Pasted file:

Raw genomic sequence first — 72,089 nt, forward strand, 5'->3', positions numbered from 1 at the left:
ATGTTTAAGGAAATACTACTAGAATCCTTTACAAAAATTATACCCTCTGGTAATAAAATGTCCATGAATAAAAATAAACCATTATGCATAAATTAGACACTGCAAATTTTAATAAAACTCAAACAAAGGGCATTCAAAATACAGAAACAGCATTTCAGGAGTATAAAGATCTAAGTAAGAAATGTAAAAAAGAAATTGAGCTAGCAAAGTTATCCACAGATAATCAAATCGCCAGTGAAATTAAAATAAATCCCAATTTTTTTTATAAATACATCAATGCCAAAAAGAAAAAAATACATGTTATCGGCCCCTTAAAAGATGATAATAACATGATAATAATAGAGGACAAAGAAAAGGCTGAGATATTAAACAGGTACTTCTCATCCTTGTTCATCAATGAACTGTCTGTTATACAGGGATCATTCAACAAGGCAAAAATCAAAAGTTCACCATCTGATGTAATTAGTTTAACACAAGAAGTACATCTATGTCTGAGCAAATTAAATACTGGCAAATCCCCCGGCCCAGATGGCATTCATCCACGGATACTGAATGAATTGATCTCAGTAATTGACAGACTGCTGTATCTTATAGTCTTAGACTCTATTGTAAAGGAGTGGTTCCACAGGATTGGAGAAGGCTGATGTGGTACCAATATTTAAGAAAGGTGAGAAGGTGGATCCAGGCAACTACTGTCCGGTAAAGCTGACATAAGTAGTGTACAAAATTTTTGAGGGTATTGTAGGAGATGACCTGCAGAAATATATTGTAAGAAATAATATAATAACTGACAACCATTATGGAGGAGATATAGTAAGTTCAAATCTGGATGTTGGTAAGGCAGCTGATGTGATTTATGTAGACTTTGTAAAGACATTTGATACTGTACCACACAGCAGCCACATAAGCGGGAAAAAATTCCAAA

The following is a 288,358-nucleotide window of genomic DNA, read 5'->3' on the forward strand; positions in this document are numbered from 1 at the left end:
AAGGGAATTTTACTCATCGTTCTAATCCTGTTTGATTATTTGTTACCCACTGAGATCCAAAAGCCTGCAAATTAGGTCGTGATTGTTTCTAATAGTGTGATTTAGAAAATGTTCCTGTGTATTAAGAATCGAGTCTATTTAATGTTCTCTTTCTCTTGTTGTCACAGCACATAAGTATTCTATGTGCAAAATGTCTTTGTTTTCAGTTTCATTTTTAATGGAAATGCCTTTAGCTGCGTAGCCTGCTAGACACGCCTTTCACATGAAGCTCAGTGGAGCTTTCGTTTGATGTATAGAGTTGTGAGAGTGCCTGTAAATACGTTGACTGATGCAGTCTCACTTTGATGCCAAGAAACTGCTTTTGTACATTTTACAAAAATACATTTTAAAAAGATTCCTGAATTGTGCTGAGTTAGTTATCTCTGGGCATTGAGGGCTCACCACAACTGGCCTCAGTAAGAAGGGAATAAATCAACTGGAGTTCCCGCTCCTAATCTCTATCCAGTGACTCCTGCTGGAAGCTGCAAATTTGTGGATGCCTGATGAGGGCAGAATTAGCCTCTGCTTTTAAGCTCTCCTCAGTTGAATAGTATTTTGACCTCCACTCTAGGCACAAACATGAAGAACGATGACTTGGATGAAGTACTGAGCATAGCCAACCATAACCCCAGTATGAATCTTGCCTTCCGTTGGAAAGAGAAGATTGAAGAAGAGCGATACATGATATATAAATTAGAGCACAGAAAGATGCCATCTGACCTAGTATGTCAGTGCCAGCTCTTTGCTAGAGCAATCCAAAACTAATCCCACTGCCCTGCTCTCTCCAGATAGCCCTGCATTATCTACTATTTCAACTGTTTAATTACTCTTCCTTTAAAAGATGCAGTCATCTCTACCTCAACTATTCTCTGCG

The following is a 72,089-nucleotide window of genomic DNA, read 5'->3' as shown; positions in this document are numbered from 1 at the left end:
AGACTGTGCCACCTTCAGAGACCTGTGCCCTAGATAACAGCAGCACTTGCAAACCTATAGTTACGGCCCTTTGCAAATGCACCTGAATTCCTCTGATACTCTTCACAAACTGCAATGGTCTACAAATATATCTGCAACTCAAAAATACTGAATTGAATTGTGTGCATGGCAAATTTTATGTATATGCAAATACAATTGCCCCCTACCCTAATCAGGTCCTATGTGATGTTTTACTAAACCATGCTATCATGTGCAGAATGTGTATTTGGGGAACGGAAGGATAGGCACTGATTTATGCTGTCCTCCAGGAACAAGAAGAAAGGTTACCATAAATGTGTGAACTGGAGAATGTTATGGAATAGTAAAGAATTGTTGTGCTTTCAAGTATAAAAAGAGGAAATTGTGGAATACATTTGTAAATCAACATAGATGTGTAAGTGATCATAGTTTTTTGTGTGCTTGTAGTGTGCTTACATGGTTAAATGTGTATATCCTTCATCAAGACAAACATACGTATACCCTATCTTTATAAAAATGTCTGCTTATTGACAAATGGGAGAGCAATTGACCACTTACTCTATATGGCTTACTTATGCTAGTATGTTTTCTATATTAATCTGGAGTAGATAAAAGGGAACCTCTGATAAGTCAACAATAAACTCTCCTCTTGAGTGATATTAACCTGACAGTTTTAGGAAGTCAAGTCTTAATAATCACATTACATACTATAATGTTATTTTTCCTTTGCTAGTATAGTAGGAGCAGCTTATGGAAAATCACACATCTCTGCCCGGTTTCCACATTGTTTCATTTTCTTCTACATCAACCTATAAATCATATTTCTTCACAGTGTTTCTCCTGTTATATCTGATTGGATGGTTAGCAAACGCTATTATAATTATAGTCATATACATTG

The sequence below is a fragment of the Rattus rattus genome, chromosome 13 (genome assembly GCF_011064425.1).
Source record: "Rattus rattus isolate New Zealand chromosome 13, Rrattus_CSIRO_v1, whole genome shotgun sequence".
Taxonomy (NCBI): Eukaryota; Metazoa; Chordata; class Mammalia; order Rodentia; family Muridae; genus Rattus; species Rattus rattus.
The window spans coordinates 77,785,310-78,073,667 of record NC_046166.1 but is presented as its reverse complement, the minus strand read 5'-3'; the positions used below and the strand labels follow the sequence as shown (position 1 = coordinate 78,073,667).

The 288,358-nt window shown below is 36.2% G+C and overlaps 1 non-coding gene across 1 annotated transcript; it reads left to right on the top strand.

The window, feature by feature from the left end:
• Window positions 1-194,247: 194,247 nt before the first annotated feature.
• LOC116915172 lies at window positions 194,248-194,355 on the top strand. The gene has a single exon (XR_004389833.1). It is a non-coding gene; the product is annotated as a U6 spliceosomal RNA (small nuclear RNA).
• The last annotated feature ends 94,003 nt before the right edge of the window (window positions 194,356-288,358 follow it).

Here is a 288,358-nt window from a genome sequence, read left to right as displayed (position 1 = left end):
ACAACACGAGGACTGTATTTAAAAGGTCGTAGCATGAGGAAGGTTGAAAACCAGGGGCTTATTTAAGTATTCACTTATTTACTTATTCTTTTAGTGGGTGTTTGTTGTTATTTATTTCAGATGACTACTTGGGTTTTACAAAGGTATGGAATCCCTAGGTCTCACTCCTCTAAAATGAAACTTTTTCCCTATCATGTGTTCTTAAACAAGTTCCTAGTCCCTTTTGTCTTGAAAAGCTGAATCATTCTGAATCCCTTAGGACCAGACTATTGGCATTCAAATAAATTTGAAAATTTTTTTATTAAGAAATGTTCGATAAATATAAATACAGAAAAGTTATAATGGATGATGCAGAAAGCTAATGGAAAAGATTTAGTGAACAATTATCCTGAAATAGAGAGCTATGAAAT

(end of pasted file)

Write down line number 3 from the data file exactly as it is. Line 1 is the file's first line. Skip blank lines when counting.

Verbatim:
The following is a 288,358-nucleotide window of genomic DNA, read 5'->3' on the forward strand; positions in this document are numbered from 1 at the left end: